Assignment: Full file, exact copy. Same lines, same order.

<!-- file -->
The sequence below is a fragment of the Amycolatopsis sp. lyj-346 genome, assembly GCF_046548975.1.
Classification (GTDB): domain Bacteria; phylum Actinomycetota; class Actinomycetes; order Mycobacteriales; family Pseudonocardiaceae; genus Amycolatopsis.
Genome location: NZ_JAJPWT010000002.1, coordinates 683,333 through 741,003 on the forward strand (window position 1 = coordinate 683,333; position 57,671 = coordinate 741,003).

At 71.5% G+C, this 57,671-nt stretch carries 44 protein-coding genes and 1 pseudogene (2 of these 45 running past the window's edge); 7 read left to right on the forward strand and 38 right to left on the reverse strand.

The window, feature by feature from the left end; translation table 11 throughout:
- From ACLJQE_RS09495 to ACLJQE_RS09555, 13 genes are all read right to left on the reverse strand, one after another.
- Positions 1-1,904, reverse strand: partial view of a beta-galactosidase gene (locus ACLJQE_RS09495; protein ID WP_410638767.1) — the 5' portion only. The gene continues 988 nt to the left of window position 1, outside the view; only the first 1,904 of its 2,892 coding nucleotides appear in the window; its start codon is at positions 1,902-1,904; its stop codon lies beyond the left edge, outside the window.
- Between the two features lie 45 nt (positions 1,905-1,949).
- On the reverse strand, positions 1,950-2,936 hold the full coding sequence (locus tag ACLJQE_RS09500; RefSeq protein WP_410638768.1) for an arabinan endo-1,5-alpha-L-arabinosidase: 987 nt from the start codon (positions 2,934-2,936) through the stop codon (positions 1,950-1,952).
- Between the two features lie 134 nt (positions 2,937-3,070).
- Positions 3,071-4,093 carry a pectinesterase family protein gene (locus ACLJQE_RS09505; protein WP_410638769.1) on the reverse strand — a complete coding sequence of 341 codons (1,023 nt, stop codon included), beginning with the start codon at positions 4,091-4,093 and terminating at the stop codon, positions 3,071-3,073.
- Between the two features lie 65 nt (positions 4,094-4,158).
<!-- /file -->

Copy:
The sequence below is a fragment of the Amycolatopsis sp. lyj-346 genome, assembly GCF_046548975.1.
Classification (GTDB): domain Bacteria; phylum Actinomycetota; class Actinomycetes; order Mycobacteriales; family Pseudonocardiaceae; genus Amycolatopsis.
Genome location: NZ_JAJPWT010000002.1, coordinates 683,333 through 741,003 on the forward strand (window position 1 = coordinate 683,333; position 57,671 = coordinate 741,003).

At 71.5% G+C, this 57,671-nt stretch carries 44 protein-coding genes and 1 pseudogene (2 of these 45 running past the window's edge); 7 read left to right on the forward strand and 38 right to left on the reverse strand.

The window, feature by feature from the left end; translation table 11 throughout:
- From ACLJQE_RS09495 to ACLJQE_RS09555, 13 genes are all read right to left on the reverse strand, one after another.
- Positions 1-1,904, reverse strand: partial view of a beta-galactosidase gene (locus ACLJQE_RS09495; protein ID WP_410638767.1) — the 5' portion only. The gene continues 988 nt to the left of window position 1, outside the view; only the first 1,904 of its 2,892 coding nucleotides appear in the window; its start codon is at positions 1,902-1,904; its stop codon lies beyond the left edge, outside the window.
- Between the two features lie 45 nt (positions 1,905-1,949).
- On the reverse strand, positions 1,950-2,936 hold the full coding sequence (locus tag ACLJQE_RS09500; RefSeq protein WP_410638768.1) for an arabinan endo-1,5-alpha-L-arabinosidase: 987 nt from the start codon (positions 2,934-2,936) through the stop codon (positions 1,950-1,952).
- Between the two features lie 134 nt (positions 2,937-3,070).
- Positions 3,071-4,093 carry a pectinesterase family protein gene (locus ACLJQE_RS09505; protein WP_410638769.1) on the reverse strand — a complete coding sequence of 341 codons (1,023 nt, stop codon included), beginning with the start codon at positions 4,091-4,093 and terminating at the stop codon, positions 3,071-3,073.
- Between the two features lie 65 nt (positions 4,094-4,158).